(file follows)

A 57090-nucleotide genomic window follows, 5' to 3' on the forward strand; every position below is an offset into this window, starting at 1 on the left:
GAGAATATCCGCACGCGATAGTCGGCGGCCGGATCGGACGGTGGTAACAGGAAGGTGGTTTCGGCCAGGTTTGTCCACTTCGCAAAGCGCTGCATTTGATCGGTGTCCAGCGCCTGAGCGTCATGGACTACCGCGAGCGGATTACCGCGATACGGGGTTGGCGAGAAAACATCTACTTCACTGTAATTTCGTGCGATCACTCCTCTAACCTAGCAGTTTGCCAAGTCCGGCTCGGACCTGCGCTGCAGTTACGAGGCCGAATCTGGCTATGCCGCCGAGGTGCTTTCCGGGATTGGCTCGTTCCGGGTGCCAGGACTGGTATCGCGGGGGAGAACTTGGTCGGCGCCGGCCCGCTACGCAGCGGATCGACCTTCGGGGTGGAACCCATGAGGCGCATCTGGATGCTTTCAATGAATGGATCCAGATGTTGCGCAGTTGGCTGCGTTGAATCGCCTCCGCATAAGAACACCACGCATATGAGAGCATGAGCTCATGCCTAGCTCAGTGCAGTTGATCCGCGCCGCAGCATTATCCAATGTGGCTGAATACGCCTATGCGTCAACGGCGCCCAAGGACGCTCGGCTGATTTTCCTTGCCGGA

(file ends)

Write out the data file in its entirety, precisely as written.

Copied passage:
A 57090-nucleotide genomic window follows, 5' to 3' on the forward strand; every position below is an offset into this window, starting at 1 on the left:
GAGAATATCCGCACGCGATAGTCGGCGGCCGGATCGGACGGTGGTAACAGGAAGGTGGTTTCGGCCAGGTTTGTCCACTTCGCAAAGCGCTGCATTTGATCGGTGTCCAGCGCCTGAGCGTCATGGACTACCGCGAGCGGATTACCGCGATACGGGGTTGGCGAGAAAACATCTACTTCACTGTAATTTCGTGCGATCACTCCTCTAACCTAGCAGTTTGCCAAGTCCGGCTCGGACCTGCGCTGCAGTTACGAGGCCGAATCTGGCTATGCCGCCGAGGTGCTTTCCGGGATTGGCTCGTTCCGGGTGCCAGGACTGGTATCGCGGGGGAGAACTTGGTCGGCGCCGGCCCGCTACGCAGCGGATCGACCTTCGGGGTGGAACCCATGAGGCGCATCTGGATGCTTTCAATGAATGGATCCAGATGTTGCGCAGTTGGCTGCGTTGAATCGCCTCCGCATAAGAACACCACGCATATGAGAGCATGAGCTCATGCCTAGCTCAGTGCAGTTGATCCGCGCCGCAGCATTATCCAATGTGGCTGAATACGCCTATGCGTCAACGGCGCCCAAGGACGCTCGGCTGATTTTCCTTGCCGGA